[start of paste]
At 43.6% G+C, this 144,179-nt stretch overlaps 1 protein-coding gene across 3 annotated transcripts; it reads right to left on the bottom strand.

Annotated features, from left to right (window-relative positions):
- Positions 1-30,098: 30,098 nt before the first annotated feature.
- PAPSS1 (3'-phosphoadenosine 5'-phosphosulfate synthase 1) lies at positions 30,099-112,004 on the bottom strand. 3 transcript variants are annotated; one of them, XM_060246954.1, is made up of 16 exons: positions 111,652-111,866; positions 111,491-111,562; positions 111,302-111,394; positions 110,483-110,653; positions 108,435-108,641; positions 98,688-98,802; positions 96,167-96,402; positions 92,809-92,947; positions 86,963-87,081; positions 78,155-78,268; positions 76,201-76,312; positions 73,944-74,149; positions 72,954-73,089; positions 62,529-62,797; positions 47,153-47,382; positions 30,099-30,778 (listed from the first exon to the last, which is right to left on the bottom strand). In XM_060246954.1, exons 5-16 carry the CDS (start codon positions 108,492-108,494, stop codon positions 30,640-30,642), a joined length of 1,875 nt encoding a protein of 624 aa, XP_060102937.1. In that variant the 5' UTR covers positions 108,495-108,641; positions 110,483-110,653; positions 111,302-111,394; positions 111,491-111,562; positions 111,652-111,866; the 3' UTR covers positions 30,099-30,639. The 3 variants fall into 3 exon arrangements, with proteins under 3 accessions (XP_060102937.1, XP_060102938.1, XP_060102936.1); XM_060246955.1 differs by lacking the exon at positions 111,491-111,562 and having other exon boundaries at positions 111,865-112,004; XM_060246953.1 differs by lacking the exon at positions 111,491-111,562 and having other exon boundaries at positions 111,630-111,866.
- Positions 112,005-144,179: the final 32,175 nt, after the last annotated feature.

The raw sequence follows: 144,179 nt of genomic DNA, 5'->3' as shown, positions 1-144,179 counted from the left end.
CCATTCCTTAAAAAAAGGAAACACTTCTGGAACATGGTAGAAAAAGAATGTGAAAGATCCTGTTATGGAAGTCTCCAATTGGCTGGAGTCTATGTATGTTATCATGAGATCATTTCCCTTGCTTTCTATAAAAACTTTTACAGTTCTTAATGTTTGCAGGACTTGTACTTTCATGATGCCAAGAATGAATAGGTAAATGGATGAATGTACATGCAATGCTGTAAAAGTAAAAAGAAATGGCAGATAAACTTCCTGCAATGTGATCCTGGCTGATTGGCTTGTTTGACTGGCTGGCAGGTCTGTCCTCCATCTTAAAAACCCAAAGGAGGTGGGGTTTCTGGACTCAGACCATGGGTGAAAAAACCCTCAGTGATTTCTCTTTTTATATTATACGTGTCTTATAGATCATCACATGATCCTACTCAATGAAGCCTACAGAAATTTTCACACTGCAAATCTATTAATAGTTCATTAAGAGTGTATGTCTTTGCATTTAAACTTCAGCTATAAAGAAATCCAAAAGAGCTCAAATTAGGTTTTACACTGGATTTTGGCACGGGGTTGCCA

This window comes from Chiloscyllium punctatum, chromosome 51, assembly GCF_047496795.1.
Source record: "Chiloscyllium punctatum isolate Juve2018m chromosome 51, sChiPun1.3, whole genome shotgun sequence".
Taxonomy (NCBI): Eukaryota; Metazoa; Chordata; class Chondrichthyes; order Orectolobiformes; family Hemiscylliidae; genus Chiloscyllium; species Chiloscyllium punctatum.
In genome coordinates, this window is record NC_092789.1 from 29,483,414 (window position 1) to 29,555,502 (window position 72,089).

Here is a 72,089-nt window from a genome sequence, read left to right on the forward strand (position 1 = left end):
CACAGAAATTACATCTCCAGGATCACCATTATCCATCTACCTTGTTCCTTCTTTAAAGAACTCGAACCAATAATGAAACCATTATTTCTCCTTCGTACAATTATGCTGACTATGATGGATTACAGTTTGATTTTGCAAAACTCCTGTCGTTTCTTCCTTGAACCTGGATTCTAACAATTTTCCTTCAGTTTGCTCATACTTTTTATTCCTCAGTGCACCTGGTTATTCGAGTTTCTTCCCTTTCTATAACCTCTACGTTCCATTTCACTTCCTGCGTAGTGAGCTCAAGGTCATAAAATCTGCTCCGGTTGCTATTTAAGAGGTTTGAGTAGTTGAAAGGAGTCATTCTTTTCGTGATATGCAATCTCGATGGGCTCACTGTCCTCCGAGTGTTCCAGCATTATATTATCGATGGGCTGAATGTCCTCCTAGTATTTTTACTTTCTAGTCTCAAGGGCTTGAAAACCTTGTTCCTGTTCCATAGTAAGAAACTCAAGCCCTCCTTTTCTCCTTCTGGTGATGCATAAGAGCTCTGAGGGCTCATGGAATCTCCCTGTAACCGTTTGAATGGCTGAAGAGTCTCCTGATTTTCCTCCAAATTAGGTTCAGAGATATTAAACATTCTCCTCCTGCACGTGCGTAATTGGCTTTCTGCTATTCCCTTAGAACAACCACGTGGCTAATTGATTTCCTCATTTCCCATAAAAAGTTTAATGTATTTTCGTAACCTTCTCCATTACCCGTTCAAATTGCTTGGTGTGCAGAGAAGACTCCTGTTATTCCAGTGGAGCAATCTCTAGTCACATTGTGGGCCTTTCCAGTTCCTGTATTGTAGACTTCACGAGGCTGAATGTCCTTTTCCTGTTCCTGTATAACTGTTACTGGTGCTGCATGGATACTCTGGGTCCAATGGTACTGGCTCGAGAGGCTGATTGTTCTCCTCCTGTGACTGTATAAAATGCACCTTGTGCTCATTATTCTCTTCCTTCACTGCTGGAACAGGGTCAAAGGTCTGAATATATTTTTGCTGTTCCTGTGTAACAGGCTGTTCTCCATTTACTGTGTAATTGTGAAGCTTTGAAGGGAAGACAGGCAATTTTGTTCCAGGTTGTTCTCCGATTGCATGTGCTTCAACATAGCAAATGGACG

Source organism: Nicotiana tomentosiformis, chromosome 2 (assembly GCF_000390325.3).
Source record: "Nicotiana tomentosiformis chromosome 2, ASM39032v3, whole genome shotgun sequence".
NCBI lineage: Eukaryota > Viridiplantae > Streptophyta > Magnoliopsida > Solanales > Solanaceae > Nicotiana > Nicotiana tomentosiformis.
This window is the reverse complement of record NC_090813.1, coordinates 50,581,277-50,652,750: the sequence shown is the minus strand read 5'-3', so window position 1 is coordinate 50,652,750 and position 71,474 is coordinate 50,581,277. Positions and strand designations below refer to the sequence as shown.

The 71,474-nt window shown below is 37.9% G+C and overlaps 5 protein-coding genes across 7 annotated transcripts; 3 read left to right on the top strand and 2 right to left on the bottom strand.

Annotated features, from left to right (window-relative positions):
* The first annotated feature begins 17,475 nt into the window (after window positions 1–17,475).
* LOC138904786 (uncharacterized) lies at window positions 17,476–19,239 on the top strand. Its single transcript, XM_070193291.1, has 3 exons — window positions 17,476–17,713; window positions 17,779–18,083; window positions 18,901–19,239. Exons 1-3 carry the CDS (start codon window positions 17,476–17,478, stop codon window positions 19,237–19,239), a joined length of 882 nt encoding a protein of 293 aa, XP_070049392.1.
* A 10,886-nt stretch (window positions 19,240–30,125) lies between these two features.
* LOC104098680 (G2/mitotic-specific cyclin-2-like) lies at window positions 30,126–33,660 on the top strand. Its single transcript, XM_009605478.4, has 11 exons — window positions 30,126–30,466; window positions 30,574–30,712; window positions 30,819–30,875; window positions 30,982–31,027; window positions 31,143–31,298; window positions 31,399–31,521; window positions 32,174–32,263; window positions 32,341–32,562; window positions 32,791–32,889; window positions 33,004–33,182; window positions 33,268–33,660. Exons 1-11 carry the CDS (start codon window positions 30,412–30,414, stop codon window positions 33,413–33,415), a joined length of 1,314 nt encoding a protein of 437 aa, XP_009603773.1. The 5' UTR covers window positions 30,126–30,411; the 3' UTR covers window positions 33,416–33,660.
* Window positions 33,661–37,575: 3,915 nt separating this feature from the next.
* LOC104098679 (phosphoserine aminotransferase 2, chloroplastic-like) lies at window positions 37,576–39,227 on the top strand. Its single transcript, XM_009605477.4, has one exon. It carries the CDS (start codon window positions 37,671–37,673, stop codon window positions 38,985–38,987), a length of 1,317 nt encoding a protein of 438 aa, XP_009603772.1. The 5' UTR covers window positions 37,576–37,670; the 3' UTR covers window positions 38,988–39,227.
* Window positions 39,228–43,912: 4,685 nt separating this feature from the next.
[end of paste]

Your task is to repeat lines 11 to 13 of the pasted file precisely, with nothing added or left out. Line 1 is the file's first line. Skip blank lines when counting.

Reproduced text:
In genome coordinates, this window is record NC_092789.1 from 29,483,414 (window position 1) to 29,555,502 (window position 72,089).

Here is a 72,089-nt window from a genome sequence, read left to right on the forward strand (position 1 = left end):
CACAGAAATTACATCTCCAGGATCACCATTATCCATCTACCTTGTTCCTTCTTTAAAGAACTCGAACCAATAATGAAACCATTATTTCTCCTTCGTACAATTATGCTGACTATGATGGATTACAGTTTGATTTTGCAAAACTCCTGTCGTTTCTTCCTTGAACCTGGATTCTAACAATTTTCCTTCAGTTTGCTCATACTTTTTATTCCTCAGTGCACCTGGTTATTCGAGTTTCTTCCCTTTCTATAACCTCTACGTTCCATTTCACTTCCTGCGTAGTGAGCTCAAGGTCATAAAATCTGCTCCGGTTGCTATTTAAGAGGTTTGAGTAGTTGAAAGGAGTCATTCTTTTCGTGATATGCAATCTCGATGGGCTCACTGTCCTCCGAGTGTTCCAGCATTATATTATCGATGGGCTGAATGTCCTCCTAGTATTTTTACTTTCTAGTCTCAAGGGCTTGAAAACCTTGTTCCTGTTCCATAGTAAGAAACTCAAGCCCTCCTTTTCTCCTTCTGGTGATGCATAAGAGCTCTGAGGGCTCATGGAATCTCCCTGTAACCGTTTGAATGGCTGAAGAGTCTCCTGATTTTCCTCCAAATTAGGTTCAGAGATATTAAACATTCTCCTCCTGCACGTGCGTAATTGGCTTTCTGCTATTCCCTTAGAACAACCACGTGGCTAATTGATTTCCTCATTTCCCATAAAAAGTTTAATGTATTTTCGTAACCTTCTCCATTACCCGTTCAAATTGCTTGGTGTGCAGAGAAGACTCCTGTTATTCCAGTGGAGCAATCTCTAGTCACATTGTGGGCCTTTCCAGTTCCTGTATTGTAGACTTCACGAGGCTGAATGTCCTTTTCCTGTTCCTGTATAACTGTTACTGGTGCTGCATGGATACTCTGGGTCCAATGGTACTGGCTCGAGAGGCTGATTGTTCTCCTCCTGTGACTGTATAAAATGCACCTTGTGCTCATTATTCTCTTCCTTCACTGCTGGAACAGGGTCAAAGGTCTGAATATATTTTTGCTGTTCCTGTGTAACAGGCTGTTCTCCATTTACTGTGTAATTGTGAAGCTTTGAAGGGAAGACAGGCAATTTTGTTCCAGGTTGTTCTCCGATTGCATGTGCTTCAACATAGCAAATGGACG